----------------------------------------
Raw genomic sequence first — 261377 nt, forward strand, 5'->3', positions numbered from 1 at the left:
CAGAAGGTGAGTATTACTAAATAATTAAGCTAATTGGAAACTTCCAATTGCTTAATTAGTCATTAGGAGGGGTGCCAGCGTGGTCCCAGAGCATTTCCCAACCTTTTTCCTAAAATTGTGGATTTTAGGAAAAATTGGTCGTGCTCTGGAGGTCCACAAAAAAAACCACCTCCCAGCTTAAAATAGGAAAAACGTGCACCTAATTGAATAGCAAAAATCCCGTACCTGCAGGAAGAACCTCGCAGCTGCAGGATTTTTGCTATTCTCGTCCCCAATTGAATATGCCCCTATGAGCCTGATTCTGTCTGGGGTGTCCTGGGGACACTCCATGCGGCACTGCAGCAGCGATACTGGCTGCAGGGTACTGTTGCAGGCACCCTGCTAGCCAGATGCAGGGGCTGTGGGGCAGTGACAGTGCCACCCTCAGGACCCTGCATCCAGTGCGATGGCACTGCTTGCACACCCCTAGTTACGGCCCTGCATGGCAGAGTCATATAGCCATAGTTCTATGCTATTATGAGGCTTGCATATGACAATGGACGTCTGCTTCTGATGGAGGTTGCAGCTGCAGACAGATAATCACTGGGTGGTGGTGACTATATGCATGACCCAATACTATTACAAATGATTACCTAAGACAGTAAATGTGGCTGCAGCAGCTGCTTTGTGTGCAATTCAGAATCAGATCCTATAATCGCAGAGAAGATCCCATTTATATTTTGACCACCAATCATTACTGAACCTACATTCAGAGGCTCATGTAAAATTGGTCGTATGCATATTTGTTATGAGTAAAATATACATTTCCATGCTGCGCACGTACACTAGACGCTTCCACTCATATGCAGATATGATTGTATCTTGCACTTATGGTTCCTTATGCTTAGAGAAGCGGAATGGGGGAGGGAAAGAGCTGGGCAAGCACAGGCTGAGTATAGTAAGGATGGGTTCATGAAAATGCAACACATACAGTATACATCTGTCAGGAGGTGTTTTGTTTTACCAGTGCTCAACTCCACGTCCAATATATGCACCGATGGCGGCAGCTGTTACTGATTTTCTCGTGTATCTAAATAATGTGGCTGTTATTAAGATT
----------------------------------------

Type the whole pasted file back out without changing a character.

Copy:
Raw genomic sequence first — 261377 nt, forward strand, 5'->3', positions numbered from 1 at the left:
CAGAAGGTGAGTATTACTAAATAATTAAGCTAATTGGAAACTTCCAATTGCTTAATTAGTCATTAGGAGGGGTGCCAGCGTGGTCCCAGAGCATTTCCCAACCTTTTTCCTAAAATTGTGGATTTTAGGAAAAATTGGTCGTGCTCTGGAGGTCCACAAAAAAAACCACCTCCCAGCTTAAAATAGGAAAAACGTGCACCTAATTGAATAGCAAAAATCCCGTACCTGCAGGAAGAACCTCGCAGCTGCAGGATTTTTGCTATTCTCGTCCCCAATTGAATATGCCCCTATGAGCCTGATTCTGTCTGGGGTGTCCTGGGGACACTCCATGCGGCACTGCAGCAGCGATACTGGCTGCAGGGTACTGTTGCAGGCACCCTGCTAGCCAGATGCAGGGGCTGTGGGGCAGTGACAGTGCCACCCTCAGGACCCTGCATCCAGTGCGATGGCACTGCTTGCACACCCCTAGTTACGGCCCTGCATGGCAGAGTCATATAGCCATAGTTCTATGCTATTATGAGGCTTGCATATGACAATGGACGTCTGCTTCTGATGGAGGTTGCAGCTGCAGACAGATAATCACTGGGTGGTGGTGACTATATGCATGACCCAATACTATTACAAATGATTACCTAAGACAGTAAATGTGGCTGCAGCAGCTGCTTTGTGTGCAATTCAGAATCAGATCCTATAATCGCAGAGAAGATCCCATTTATATTTTGACCACCAATCATTACTGAACCTACATTCAGAGGCTCATGTAAAATTGGTCGTATGCATATTTGTTATGAGTAAAATATACATTTCCATGCTGCGCACGTACACTAGACGCTTCCACTCATATGCAGATATGATTGTATCTTGCACTTATGGTTCCTTATGCTTAGAGAAGCGGAATGGGGGAGGGAAAGAGCTGGGCAAGCACAGGCTGAGTATAGTAAGGATGGGTTCATGAAAATGCAACACATACAGTATACATCTGTCAGGAGGTGTTTTGTTTTACCAGTGCTCAACTCCACGTCCAATATATGCACCGATGGCGGCAGCTGTTACTGATTTTCTCGTGTATCTAAATAATGTGGCTGTTATTAAGATT